Dunfermline Building Society v Ghana Commercial Finance Ltd & Ors (2014) QBD (Merc) 16 July 2014 [Not on Bailii. Lawtel note of extempore judgment.]
Regular readers will know of our interest in Mr Dharam Ghopee (or Gopee), our very favourite unlawful money lender to vulnerable individuals at hugely extortionate if unenforceable rates. It appears that as well as skating on extremely thin ice with the Mercantile Court (to the point where all possession cases, by all his companies, are stayed, struck out or set aside), Mr Ghopee has been pursuing other litigation against relatively bona fide lenders (presumably over possession and charges) on behalf of his companies.
And just as in the joined Mercantile Court acses, the distinction between Mr Ghopee (or Gopee) and his many and various companies is crumbling.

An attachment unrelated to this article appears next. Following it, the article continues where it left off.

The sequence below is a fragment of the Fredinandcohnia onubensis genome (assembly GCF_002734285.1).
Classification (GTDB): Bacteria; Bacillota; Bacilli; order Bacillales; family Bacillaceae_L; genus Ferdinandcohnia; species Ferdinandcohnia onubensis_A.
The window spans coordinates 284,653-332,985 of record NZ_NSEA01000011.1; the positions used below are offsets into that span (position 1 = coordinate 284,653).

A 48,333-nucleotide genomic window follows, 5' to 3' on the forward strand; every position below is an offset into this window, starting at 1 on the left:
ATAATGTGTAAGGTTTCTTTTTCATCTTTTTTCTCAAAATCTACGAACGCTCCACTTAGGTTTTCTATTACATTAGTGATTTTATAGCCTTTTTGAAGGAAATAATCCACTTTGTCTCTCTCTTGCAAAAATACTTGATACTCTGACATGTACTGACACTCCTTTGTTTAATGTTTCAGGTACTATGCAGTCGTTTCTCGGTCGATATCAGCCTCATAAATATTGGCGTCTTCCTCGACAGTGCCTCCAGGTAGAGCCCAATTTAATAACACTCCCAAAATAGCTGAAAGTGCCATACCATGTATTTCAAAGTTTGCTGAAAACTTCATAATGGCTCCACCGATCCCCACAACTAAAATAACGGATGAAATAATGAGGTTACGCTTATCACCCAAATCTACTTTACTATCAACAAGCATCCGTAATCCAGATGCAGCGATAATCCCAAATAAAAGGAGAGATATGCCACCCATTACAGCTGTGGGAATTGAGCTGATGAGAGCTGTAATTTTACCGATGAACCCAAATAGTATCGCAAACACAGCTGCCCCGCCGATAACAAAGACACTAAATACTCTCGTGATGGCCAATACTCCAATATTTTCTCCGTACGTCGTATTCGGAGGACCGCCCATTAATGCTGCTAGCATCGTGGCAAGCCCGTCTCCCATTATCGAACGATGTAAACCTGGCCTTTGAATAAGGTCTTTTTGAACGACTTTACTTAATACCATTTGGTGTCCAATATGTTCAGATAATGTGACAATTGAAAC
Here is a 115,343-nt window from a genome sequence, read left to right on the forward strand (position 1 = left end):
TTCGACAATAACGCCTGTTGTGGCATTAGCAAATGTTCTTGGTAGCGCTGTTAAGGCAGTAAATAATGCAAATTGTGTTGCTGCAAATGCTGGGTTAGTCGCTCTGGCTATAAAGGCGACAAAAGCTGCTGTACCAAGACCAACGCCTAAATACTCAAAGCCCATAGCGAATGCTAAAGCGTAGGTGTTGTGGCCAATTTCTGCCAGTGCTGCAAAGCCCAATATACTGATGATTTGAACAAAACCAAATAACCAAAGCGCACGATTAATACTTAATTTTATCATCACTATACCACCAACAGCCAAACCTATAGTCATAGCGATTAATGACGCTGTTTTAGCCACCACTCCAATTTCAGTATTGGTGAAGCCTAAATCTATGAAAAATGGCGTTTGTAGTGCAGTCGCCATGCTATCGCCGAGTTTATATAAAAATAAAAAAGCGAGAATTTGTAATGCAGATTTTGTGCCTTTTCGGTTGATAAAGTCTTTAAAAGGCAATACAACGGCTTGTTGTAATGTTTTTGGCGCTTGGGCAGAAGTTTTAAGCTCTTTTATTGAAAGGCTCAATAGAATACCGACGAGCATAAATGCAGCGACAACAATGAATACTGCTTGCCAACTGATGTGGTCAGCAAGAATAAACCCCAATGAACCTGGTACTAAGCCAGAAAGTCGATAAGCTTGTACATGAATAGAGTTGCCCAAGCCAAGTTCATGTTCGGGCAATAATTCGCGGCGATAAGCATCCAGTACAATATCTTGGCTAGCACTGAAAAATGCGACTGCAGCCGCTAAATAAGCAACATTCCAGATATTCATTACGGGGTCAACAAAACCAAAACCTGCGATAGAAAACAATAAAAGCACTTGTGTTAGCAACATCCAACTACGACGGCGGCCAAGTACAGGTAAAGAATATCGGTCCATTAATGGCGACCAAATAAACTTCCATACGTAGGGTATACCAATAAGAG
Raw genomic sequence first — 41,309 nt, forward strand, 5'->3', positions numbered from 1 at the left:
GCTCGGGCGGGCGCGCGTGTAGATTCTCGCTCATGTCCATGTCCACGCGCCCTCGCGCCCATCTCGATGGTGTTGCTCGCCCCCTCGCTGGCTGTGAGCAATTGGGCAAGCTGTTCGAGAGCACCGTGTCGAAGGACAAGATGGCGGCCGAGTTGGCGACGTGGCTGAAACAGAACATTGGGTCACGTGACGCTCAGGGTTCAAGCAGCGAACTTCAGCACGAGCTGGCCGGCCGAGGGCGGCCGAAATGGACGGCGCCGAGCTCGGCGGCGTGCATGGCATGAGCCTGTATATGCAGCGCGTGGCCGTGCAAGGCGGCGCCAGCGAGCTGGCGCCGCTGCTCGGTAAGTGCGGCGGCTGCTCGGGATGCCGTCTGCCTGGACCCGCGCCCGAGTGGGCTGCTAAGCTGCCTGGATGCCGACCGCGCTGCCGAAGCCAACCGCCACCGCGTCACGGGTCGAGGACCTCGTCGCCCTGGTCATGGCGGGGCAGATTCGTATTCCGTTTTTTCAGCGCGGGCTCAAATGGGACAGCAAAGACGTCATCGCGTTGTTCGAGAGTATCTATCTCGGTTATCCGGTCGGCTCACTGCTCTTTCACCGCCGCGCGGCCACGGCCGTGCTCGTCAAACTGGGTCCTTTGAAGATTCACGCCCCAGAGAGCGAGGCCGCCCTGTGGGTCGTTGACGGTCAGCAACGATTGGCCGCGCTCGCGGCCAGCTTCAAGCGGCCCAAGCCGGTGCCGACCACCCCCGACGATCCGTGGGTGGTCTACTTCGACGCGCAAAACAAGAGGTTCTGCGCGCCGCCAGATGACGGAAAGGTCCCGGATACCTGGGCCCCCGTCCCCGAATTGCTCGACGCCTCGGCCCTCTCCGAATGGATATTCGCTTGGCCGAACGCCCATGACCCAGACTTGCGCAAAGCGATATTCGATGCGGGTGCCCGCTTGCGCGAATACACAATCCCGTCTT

In this case, it appears Mr G had brought a claim as Ghana Commercial Finance Ltd (and maybe other companies under Mr G’s control). The claim had failed. In fact it had horribly failed, such that “the substantive proceedings had been hopeless on the merits and ought never to have been brought” and summary judgment for Defendant given. Dunfermline Building Society, the erstwhile defendant, brought proceedings for costs against Mr Ghopee (or Gopee) personally.
HHJ Mackie QC, (for yes this was heard in the Mercantile Court by HHJ Mackie QC, who by now knows Mr Ghopee’s operations intimately), was not impressed by Mr G’s arguments that he should not be personally liable as there was a clear distinction between him personally and the company (or companies), as the benefit of any litigation inured to the shareholders.
The Court held:
Ghopee was inextricably bound up with the claimant’s fortunes; it was impossible to ignore that Ghopee was connected with a number of companies in all of which he had played much the same role. The substantive proceedings had been hopeless on the merits and ought never to have been brought. In reality there was no distinction between Ghopee and the Claimant and if there was any distinction, it was not sufficient to merit not making the order sought in all the circumstances.
So, Mr Ghopee was found personally liable for the costs of this case. And his room for manoeuvre gets ever smaller…